Saudi Arabia Shifts Policy From Risk Averse to Downright Dangerous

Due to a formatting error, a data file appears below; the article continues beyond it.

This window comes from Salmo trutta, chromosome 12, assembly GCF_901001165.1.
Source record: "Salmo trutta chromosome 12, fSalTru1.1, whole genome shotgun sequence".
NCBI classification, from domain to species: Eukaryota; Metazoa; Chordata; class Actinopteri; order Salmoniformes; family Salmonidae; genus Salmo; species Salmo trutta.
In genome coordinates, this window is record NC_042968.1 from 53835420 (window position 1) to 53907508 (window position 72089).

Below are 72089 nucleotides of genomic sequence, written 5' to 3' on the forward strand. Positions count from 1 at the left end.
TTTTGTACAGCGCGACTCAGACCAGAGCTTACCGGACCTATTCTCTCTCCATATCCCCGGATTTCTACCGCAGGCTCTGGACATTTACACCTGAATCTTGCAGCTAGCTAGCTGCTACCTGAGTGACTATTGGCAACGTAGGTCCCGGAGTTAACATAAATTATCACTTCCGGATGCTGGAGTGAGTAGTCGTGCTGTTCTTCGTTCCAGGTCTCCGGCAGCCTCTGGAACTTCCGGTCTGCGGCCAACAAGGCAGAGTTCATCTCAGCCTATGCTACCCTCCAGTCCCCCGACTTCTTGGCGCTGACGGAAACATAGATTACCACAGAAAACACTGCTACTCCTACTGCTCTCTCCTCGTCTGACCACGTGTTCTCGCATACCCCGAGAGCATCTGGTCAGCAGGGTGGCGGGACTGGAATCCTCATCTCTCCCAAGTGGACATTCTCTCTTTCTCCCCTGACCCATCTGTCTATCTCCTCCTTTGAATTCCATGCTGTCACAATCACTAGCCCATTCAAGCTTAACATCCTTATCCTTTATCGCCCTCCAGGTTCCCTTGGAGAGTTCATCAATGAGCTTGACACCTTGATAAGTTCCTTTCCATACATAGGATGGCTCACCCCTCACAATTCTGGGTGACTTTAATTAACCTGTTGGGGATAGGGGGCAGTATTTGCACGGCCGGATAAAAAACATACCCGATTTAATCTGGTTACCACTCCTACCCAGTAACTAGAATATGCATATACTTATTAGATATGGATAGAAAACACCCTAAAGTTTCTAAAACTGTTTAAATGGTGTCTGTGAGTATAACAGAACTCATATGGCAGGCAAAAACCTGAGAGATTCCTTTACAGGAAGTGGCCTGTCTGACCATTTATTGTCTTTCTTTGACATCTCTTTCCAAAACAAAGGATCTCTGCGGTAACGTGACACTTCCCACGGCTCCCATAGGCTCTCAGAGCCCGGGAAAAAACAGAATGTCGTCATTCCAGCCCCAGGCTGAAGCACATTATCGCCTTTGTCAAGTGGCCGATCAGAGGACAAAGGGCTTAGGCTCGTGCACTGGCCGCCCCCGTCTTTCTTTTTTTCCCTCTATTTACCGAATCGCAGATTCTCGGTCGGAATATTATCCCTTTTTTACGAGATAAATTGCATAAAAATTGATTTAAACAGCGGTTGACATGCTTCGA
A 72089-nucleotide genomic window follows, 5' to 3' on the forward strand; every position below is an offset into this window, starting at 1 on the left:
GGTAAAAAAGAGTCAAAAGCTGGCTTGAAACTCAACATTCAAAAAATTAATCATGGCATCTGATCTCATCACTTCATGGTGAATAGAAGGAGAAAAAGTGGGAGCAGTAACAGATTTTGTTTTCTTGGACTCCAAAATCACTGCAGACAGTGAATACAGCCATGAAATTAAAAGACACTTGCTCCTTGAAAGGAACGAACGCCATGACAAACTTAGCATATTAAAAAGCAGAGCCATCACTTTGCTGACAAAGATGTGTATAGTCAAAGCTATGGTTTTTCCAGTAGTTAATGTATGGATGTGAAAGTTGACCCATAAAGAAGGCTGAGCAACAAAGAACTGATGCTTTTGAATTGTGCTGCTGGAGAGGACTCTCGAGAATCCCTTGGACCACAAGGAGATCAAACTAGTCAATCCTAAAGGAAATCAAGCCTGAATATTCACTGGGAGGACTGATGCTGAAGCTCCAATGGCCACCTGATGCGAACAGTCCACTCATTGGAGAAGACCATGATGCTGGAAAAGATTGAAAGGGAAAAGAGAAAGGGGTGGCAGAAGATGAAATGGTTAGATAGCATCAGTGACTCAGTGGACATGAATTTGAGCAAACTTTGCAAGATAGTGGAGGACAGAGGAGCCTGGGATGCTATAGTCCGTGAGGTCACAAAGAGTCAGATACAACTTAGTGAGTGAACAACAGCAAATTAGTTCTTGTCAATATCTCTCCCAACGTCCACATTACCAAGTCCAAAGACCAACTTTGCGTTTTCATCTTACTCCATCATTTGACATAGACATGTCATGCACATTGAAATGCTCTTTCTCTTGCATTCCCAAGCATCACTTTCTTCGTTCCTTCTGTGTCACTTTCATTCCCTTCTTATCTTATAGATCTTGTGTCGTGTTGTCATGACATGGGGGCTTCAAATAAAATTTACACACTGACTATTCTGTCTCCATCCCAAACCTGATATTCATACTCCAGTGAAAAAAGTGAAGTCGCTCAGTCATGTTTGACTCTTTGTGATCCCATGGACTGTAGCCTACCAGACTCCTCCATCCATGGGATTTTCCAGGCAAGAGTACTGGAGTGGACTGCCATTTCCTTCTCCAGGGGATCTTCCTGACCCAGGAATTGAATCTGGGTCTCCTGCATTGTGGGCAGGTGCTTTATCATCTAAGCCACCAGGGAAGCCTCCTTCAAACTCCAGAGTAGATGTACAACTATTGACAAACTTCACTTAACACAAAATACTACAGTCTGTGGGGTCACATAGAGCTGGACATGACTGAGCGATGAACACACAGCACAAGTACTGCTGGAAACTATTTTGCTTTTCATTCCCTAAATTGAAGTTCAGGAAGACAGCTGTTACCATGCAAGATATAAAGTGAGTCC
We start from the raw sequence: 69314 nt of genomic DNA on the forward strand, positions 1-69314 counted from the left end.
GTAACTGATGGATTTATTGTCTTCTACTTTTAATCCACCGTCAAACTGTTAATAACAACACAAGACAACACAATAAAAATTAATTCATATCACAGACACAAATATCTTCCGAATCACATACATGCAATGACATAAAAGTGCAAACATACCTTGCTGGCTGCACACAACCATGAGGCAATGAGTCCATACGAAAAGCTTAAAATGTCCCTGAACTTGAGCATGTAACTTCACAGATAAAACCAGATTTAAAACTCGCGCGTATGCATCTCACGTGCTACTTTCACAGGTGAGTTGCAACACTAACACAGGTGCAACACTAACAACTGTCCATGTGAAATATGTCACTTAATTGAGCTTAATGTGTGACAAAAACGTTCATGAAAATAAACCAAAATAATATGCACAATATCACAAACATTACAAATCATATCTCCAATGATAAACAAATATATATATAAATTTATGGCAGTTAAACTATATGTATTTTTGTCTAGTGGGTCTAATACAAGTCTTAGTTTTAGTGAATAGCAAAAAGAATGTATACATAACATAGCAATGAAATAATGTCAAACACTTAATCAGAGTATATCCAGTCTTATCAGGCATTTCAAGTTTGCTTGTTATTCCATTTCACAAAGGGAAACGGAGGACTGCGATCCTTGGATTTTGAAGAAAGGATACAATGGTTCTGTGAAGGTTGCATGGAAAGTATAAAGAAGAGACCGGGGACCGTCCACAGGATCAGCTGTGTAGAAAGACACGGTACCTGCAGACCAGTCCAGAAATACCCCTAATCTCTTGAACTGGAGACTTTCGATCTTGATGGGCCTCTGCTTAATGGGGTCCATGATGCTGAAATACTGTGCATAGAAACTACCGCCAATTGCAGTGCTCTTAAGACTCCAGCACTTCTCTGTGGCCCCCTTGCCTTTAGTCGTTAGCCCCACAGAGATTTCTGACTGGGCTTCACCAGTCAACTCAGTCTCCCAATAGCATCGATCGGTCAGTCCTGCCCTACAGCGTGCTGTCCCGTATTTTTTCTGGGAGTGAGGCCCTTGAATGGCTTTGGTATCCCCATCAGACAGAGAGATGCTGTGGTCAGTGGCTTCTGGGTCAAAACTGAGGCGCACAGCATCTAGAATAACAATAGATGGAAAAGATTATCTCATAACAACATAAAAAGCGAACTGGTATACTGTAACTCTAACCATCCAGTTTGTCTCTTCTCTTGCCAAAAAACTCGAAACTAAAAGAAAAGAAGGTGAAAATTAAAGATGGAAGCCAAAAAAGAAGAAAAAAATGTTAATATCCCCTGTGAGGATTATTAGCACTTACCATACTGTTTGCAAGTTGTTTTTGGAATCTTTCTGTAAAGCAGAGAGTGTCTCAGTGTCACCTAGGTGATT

Saudi Arabia as absolute monarchy and the United States as democratic republic are polar opposites in terms of political governance and culture. Yet the two nations have had close ties since 1943 when pragmatic leaders focused on shared security concerns. More than seven decades later, the relationship appears strong though less pragmatic. Each country, with internal divisions and long-term economic challenges, is run by imperious leaders who embrace extreme and unsustainable policies for the Middle East. The leaders, still new to their roles and inexperienced, are quick to blame others for problems of their own making. “Saudi foreign policy, typically cautious and risk averse, has become aggressive and dangerous, sometimes reckless,” explains Bruce Riedel, who served with the US Central Intelligence Agency before becoming senior fellow and director of the Brookings Intelligence Project and senior fellow in the Center for Middle East Policy. He is also author of the recent book Kings and Presidents. The Saudi kingdom threatens its own survival by engaging in unnecessary conflicts with neighbors, including the long and costly war with Yemen and the blockade of Qatar. Extending conflict with Iran could be the last straw. US Congress could slow military support for its partner in the Middle East and prevent the region from becoming more volatile. – YaleGlobal